Explosion case offers insights on policies, business risks

April 7, 2017 By    

In the case of Hiland Partners GP Holdings v. National Union Fire Insurance Co. of Pittsburgh, the 8th U.S. Circuit Court of Appeals affirmed a district court grant of summary judgment in favor of the insurance company.

The court found that it had no duty to defend and indemnify Hiland in a civil case resulting from an explosion at the company’s natural gas processing facility in North Dakota.

Hiland contracted with Missouri Basin Well Service to perform certain work at this facility, and it was required to list Hiland as an additional insured on its commercial general liability policy. It obtained this policy from National Union.

The policy provided common language on the duty to defend and indemnify. It also provided an exclusion from coverage for any claim arising out of “discharge, dispersal, seepage, migration, release, or escape of pollutants.” Pollutants were defined in an endorsement to be “any solid, liquid, gaseous or thermal irritant or contaminant, to include smoke, vapor, soot, fumes, acids, alkalis, chemicals or waste.”

Missouri Basin contracted with a third-party, B&B Heavy Haul LLC, to remove condensate from the facility at the request of Hiland. Condensate is flammable, volatile and explosive. As a B&B employee was about to remove the condensate, one of the holding tanks overflowed, found an ignition source and exploded.

The injured employee, Lenny Chapman, filed suit against Hiland. It in turn sought defense and indemnity from National Union.

Hiland settled Chapman’s claim separately. National Union denied the defense tender brought by Hiland. In the civil suit, the trial and appellate courts affirmed that, based on the pollution exclusion, National Union had no duty to defend and indemnify Hiland for the Chapman claim.

Persuasion attempts

In its appeal, Hiland made several arguments to persuade the court that it is entitled to defense and indemnity under the National Union policy.
Hiland argued the policy exclusion for pollution claims is ambiguous. In the area of insurance policy interpretation, any ambiguity in policy language is interpreted in favor of the insured. But Hiland did not raise the ambiguity argument at the trial court level.

The court found that the definition of pollution exclusions like the one in this insurance policy have been found by the vast majority of state and federal courts to be unambiguous. Nothing about the language in this policy required a different conclusion. Hiland also waived the argument by not raising it at the trial level, and it did not show manifest injustice would result if the waiver were enforced.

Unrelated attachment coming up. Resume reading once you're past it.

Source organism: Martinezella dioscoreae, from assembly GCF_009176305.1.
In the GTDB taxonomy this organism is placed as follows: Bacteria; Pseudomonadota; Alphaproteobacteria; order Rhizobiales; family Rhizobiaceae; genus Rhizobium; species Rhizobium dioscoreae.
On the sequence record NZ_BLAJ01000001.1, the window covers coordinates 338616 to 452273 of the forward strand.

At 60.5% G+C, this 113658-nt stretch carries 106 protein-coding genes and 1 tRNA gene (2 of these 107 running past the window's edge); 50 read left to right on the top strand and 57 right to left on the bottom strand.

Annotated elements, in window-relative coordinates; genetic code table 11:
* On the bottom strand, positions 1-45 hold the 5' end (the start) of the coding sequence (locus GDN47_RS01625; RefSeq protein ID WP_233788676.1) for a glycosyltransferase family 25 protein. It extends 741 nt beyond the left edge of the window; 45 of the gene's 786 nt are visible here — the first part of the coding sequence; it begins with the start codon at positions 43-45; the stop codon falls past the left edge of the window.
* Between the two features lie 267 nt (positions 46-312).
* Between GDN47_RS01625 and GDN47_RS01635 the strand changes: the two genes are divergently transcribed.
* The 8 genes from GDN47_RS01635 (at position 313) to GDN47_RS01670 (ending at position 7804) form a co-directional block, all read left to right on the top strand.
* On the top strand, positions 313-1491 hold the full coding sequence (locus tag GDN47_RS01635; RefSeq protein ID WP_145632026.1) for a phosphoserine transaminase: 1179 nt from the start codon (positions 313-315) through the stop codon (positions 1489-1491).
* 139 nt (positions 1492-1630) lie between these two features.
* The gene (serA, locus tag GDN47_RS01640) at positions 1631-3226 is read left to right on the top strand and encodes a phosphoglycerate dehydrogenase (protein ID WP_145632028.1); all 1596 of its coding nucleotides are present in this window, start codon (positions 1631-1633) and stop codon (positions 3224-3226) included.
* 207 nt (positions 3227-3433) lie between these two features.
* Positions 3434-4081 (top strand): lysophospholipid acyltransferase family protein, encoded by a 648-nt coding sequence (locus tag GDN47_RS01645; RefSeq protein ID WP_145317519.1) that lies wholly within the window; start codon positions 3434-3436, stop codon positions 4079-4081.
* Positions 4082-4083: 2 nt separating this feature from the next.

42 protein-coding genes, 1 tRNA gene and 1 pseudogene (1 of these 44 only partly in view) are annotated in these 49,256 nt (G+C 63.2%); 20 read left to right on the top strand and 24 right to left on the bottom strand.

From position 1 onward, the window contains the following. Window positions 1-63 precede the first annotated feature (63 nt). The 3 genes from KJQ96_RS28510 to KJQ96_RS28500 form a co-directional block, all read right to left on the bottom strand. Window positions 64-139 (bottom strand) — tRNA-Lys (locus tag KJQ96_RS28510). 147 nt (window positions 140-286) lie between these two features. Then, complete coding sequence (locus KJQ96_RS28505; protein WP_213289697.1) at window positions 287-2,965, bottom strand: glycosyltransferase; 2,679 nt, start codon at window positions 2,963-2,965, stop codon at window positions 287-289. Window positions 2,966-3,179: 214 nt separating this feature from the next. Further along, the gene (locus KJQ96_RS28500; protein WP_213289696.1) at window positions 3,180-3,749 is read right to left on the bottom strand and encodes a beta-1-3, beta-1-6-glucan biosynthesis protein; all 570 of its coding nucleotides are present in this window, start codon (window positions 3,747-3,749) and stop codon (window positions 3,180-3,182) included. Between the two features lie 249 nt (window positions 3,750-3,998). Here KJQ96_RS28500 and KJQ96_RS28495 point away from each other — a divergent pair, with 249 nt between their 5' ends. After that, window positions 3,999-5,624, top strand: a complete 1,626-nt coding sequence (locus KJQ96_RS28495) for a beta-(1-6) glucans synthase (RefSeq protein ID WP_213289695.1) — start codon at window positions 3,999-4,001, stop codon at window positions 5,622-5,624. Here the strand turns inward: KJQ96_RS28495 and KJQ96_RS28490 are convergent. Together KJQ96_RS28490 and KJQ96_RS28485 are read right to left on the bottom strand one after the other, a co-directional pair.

Hiland next argued that condensate is not a pollutant and thus is not controlled by the exclusion in the insurance policy. The policy did not define “irritant or contaminant.” North Dakota courts look to “plain ordinary meaning,” provided it is not subject to “strict technical usage.” Here, no party claimed these terms were subject to “strict technical usage.” The court looked to various dictionary definitions and found that condensate meets the pollution definition of the policy as alleged in the complaint, as it was “flammable, volatile and explosive” in this incident.

Next, Hiland argued that even if condensate can be defined as a pollutant it did not act as such in this incident. But the court dismissed this argument, finding that the very thing that happened in this case is that the condensate exploded and caused injury. Since the exclusion applies to contaminants, and that includes explosions, there is no coverage under the policy.

Finally, Hiland argued that National Union did not prove Hiland failed to satisfy an exception to the policy exclusion. The policy provided that if an event that is excluded occurs during the policy period and Hiland gives notice to National Union within 21 days of the event, it will be deemed an exception to the policy exclusion and the defense and indemnity obligation will apply. But the court noted the evidentiary burden to prove the exception was satisfied rested with Hiland to prove the notice was given within 21 days of the event. Hiland, however, presented no evidence it gave such notice.

This case illustrates the importance of obtaining an insurance policy that is tailored to your business risks. And if there is a notice requirement to trigger coverage, it is exercised in timely fashion.

John V. McCoy is with McCoy Leavitt Laskey LLC, and his firm represents industry members nationally. He can be reached at 262-522-7007 or jmccoy@MLLlaw.com.

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Allison Kral was a senior digital media manager at LP Gas magazine.

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